Grace and peace to you from God our Heavenly Father and Christ Jesus our Lord, the Light of the World. Amen.
I am, generally speaking, not scared of the dark.
But there was one time.
My high school youth group went on a retreat to the mountains of southeastern Tennessee, doing all the things you normally do on such excursions: white water rafting the Ocoee River, high and low ropes courses, rappelling down the face of a 100 foot cliff…and caving. Mind you, not a leisurely stroll through a large cave with handrails and a paved path, like at Carlsbad Caverns, but a get-on-your-hands-and-knees, wade-through-waste-high-water, crawl-through-mud, filthy sort of caving. We entered the cave in grungy clothes but otherwise clean with helmet-mounted lamps and emerged an hour later, covered head to toe in miry clay.
About midway through the excursion, God only knows how far underground, the guide instructed us to do the unthinkable: turn off our lamps. Every single one. In the span of about five seconds, some fifteen lanterns clicked off and we transitioned – dropped, more like it – from an illuminated chamber to pitch black.
Grace to you and peace from God our Heavenly Father and Christ Jesus our Lord, the seed which brings forth new life in the desolation. Amen.
Prophets have a hard job. Think about it: Moses is sent back home to tell the Egyptian royal court – people he likely knew growing up – that the Lord was about to send plagues against them. Samuel’s first task was to tell Eli, his mentor and guardian, that the Almighty had turned his back on him and his sons. Elijah and Elisha both flee for their lives. And so it goes: Isaiah, serving in the temple, is confronted with an overwhelmingly awful (that is, awe-filled) vision of the heavenly throne.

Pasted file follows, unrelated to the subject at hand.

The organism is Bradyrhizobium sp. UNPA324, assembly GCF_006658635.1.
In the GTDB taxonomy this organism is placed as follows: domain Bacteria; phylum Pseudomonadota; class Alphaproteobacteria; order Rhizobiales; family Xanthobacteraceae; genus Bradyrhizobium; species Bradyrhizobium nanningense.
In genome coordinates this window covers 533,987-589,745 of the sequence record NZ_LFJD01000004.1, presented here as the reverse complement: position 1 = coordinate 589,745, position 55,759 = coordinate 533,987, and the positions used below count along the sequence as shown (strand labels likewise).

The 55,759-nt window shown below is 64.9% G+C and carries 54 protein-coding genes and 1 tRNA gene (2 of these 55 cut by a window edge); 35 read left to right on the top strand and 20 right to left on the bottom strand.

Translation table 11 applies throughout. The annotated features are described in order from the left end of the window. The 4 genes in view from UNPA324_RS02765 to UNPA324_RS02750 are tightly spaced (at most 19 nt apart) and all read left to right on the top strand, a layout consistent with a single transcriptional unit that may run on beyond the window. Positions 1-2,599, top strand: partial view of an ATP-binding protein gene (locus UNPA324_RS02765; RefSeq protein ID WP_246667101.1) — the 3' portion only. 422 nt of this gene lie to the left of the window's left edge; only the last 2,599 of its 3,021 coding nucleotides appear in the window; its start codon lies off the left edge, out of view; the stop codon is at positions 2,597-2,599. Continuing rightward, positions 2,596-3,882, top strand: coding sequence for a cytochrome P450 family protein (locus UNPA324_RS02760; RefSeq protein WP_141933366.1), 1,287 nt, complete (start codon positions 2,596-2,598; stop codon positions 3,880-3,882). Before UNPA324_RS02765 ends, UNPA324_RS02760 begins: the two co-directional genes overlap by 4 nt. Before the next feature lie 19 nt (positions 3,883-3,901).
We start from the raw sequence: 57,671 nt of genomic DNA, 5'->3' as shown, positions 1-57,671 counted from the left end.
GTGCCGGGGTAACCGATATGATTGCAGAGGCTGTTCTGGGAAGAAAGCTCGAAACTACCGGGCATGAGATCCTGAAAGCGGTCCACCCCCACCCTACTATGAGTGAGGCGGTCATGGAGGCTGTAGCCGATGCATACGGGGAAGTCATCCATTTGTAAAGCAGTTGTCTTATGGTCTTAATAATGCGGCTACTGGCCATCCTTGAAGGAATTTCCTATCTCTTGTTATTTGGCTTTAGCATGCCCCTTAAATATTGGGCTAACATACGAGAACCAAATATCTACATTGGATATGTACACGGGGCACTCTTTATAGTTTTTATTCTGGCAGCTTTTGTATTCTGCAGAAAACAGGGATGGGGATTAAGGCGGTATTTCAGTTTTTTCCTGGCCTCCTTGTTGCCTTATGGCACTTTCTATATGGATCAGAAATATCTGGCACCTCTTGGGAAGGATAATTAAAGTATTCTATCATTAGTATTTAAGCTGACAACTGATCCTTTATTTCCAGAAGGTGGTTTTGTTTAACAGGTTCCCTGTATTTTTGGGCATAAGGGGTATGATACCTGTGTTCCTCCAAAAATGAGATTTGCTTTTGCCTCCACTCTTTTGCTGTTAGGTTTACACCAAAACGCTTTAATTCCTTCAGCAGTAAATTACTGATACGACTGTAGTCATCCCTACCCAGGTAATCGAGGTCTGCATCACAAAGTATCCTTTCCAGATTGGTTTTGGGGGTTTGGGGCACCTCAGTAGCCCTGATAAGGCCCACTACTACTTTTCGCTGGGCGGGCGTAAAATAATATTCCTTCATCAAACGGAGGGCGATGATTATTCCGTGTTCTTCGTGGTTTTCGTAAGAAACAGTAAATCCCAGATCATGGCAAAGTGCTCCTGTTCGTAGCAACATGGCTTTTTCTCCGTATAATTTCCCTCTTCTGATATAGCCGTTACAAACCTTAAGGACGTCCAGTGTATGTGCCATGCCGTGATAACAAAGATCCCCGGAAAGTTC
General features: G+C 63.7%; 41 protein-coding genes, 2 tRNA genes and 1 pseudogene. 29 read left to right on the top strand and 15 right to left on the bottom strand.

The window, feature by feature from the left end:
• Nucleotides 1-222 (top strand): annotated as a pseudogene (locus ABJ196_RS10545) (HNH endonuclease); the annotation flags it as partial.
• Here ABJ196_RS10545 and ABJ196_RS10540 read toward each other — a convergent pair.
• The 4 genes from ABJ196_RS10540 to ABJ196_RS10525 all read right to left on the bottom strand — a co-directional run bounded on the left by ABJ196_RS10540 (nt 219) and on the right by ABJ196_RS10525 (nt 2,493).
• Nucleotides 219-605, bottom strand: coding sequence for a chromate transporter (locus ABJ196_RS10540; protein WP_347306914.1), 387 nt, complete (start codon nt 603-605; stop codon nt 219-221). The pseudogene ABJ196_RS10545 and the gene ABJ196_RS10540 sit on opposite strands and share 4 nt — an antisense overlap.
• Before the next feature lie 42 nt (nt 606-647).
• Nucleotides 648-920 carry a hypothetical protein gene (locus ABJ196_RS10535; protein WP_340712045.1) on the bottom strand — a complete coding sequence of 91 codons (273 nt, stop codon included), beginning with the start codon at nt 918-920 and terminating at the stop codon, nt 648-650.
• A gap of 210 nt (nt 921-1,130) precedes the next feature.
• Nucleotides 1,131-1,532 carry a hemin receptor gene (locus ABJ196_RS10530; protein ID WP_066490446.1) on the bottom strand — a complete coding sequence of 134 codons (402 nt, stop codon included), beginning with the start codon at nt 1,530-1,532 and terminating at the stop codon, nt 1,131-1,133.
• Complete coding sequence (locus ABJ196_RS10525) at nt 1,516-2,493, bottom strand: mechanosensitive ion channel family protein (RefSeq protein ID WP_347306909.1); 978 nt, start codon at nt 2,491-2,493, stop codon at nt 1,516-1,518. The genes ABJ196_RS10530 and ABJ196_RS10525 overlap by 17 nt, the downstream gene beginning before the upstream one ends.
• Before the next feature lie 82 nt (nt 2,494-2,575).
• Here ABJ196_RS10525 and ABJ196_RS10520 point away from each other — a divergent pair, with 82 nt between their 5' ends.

And his first reaction? “Woe is me!” He is keenly aware that he and the entire people of Judah are unworthy and that he was gazing upon the very definition of Goodness, Power, and Might.
And then it got worse. Because then the angels said,
Grace and peace to you from God our Heavenly Father and Christ Jesus our Lord, who will lead us on the way of the Lord through the wilderness to the Kingdom of God. Amen.
As the house lights dimmed, the spot hit the back of the theater and my classmate belted out, “Prepare ye the way of the Lord,” as he processed down the center dressed like John the Baptist – or rather, like John the Baptist as imagined by a Broadway producer in the late 60s. The tempo picked up and other cast members danced their way onto the stage. The Leavenworth Senior High fall musical for 2004 – a production of 1971’s Godspell – was, by most accounts a smashing success.
Grace and to you and peace from God our Heavenly Father and Christ Jesus our Lord, the coming King. Amen.
Tonight, in the early days of Advent, we also find ourselves in the early chapters of Isaiah. And like this season of anticipation, the prophet begins not in the past or the present but at some blessed time in the future: “In days to come…”
What follows is a vision of coming tranquility when the Lord shall reign from on high. As we’ll see in coming weeks, though, not every verse in Isaiah is quite so optimistic.